In short, compressing the matrix with SVD highlights semantic relationships at the cost of slightly blurring other kinds of association. In the case of “delicacy,” the effect is fairly subtle, but in other cases the difference between the two approaches is substantial. For instance, if you measure the similarity of term vectors in a matrix without compression, “high” and “towering” look entirely different. The main thing you discover about “high” is that it’s used for physical descriptions of landscape (“lies,” “hills”), and the main thing you discover about “towering” is that it’s used in poetic contexts (“flowery,” “glittering”).

The 18c. associations of "high" and "towering," as measured in a term-document matrix that has undergone SVD compression.


In a matrix that has undergone dimensionality reduction with SVD, associations have a much more semantic character, although they are still colored by other dimensions of context. Which of these two algorithms is more useful for humanistic purposes? I think the answer is going to depend on the goals being pursued in a given research project — if you’re interested in “topics” that are strictly semantic, you might want to use an algorithm that reduces dimensionality with SVD. If you’re interested in discourses, sociolects, genres, or types of diction, you might use LSA without dimensionality reduction.

My purpose here isn’t to choose between those approaches; it’s just to remind humanists that the algorithms we borrow from other disciplines are often going to need to be customized for our own disciplinary purposes. Information scientists have designed topic-modeling algorithms that produce semantically unified topics, because semantic categorization is important for them. But in literary history, we also care about other dimensions of language, and we don’t have to judge topic-modeling algorithms by strictly semantic criteria. How should we judge them? It will probably take decades for us to answer that question fully, but the short answer is just — by how well, in practice, they help us locate critically and historically interesting patterns.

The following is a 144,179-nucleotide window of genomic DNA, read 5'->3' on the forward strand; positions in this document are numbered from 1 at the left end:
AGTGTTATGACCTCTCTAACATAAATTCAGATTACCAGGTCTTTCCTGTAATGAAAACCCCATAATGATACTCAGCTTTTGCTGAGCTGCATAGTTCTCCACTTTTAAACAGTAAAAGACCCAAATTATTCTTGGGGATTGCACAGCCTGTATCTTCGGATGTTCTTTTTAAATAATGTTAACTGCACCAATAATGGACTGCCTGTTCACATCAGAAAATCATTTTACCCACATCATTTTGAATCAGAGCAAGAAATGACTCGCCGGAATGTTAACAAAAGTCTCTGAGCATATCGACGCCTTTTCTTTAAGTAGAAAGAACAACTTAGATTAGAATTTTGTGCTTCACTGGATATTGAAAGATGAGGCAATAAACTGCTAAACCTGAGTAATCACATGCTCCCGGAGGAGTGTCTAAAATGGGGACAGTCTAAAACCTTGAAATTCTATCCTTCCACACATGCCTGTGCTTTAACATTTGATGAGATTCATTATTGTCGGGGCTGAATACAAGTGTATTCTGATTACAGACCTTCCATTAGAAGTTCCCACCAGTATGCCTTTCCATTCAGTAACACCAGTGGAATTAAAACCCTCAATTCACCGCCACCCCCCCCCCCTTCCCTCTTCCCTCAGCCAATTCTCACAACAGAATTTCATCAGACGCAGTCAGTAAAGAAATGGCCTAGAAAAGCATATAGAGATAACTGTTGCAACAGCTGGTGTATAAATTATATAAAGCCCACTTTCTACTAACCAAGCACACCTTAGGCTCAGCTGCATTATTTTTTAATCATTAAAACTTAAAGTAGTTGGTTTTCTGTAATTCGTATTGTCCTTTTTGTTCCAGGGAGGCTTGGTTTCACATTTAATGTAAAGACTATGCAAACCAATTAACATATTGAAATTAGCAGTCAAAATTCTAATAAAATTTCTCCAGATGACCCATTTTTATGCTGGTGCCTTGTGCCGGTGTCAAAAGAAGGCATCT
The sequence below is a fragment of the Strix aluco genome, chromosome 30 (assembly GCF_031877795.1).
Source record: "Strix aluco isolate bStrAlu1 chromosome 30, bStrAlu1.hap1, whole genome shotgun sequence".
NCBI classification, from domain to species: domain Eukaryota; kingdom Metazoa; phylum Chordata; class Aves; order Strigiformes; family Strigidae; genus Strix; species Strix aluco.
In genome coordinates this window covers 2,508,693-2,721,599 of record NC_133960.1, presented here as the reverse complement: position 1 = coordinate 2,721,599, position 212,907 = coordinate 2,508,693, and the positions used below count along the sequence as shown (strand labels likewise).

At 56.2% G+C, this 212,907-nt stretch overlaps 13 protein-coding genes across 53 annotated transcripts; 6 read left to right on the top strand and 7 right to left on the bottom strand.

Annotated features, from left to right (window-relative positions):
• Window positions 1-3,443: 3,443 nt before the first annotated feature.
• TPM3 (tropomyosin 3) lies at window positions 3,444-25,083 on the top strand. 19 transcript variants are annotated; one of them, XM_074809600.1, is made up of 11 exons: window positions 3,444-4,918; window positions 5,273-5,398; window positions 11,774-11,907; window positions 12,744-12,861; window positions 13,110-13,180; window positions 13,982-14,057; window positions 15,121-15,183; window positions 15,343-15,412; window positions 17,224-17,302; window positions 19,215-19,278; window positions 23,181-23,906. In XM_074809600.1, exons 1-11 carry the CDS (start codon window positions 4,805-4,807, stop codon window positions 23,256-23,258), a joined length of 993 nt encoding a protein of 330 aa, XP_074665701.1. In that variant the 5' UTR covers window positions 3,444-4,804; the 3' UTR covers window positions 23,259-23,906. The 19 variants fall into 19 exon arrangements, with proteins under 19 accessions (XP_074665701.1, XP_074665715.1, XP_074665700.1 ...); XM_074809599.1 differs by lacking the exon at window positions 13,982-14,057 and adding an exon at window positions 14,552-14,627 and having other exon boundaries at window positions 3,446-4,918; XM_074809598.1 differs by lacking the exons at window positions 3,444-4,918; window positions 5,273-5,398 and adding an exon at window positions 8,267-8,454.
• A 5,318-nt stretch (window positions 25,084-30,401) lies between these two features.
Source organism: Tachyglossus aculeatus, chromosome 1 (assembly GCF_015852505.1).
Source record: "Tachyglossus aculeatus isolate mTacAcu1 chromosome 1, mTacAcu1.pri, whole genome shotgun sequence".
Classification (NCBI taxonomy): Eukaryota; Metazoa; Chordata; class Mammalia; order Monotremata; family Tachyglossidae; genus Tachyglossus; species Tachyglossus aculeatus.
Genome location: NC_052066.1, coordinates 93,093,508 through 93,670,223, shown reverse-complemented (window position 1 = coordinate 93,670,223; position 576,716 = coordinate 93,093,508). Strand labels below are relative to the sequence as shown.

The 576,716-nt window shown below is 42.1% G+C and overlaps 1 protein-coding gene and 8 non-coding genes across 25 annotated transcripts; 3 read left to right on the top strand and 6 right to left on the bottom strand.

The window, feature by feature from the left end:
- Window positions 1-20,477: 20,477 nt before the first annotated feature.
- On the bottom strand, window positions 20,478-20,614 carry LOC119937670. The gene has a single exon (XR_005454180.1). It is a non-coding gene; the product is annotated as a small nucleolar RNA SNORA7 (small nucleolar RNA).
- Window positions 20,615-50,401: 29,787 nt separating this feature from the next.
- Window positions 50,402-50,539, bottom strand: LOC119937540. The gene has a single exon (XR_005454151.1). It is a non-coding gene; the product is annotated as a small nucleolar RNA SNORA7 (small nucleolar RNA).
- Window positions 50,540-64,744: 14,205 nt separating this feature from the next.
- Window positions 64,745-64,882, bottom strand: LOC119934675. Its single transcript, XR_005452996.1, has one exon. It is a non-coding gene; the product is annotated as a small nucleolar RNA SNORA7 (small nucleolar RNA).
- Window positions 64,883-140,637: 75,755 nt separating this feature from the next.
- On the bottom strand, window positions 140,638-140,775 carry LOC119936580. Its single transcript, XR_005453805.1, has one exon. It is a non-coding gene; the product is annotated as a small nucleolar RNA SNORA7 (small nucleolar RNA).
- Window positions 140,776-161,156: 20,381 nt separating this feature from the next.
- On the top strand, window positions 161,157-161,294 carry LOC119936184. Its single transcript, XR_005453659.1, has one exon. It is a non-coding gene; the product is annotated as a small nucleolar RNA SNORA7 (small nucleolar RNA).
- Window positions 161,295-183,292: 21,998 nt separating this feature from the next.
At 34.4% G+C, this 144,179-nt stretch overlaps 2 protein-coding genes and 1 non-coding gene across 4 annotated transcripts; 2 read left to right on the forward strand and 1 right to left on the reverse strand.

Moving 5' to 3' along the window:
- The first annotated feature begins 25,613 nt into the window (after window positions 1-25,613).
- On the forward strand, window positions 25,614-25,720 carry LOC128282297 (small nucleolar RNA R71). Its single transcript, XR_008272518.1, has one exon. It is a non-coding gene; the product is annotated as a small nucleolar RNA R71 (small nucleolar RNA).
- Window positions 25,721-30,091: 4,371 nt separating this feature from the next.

A couple of technical notes: A fine point of LSA that can matter a great deal is how you weight the individual cells in the term-document matrix. For the normal LSA algorithm that uses dimensionality reduction, the consensus is that “log-entropy weighting” works well. You take the log of each frequency, and multiply the whole term vector by the entropy of the vector. I have found that this also works well for humanistic purposes.

For LSA without dimensionality reduction, I would recommend weighting cells by subtracting the expected frequency from the observed frequency. This formula “evens the playing field” between common and uncommon words — and it does so, vitally, in a way that gives a word’s absence from a long document more weight than its absence from a short one. (Much of LSA’s power actually comes from learning where a given word tends not to appear. [3]) I have tried various ways of applying log-entropy weighting without compressing the matrix, and I do not recommend it. Those two techniques belong together.

For reasons that remain somewhat mysterious (although the phenomenon itself is widely discussed), dimensionality reduction seems to work best when the number of dimensions retained is in the range of 250-350. Intuitively, it would seem possible to strike a sort of compromise between LSA methods that do and don’t compress the matrix by reducing dimensionality less drastically (perhaps only, say, cutting it by half). But in practice I find that doesn’t work very well; I suspect compression has to reach a certain threshold before the noise inherent in the process starts to cancel itself out and give way to a new sort of order.

[1] Thomas K. Landauer, Peter W. Foltz, and Darrell Latham, An Introduction to Latent Semantic Analysis, Discourse Processes 25 (1998): 259-84. Web reprint, p. 22.
[2] Preslav Nakov, Elena Valchanova, and Galia Angelova, “Towards Deeper Understanding of Latent Sematic Analysis Performance,” Recent Advances in Natural Language Processing, ed. Nicolas Nicolov (Samokov, Bulgaria: John Benjamins, 2004), 299.
[3] Landauer, Foltz, and Latham, p. 24.

The challenges of digital work on early-19c collections.

I’ve been posting mostly about collections built by other people (TCP-ECCO and Google). But I’m also in the process of building a small (thousand-title) 19c collection myself, in collaboration with E. Jordan Sellers. Jordan is selecting titles for the collection; I’m writing the Python scripts that process the texts. This is a modest project intended to support research for a few years, not a model for long-term curatorial practice. But we’ve encountered a few problems specific to the early 19c, and I thought I might share some of our experience and tools in case they’re useful for other early-19c scholars.

Literary and Characteristical Lives (1800), by William and Alexander Smellie. Note esp. the ligatures in 'first' and 'section.'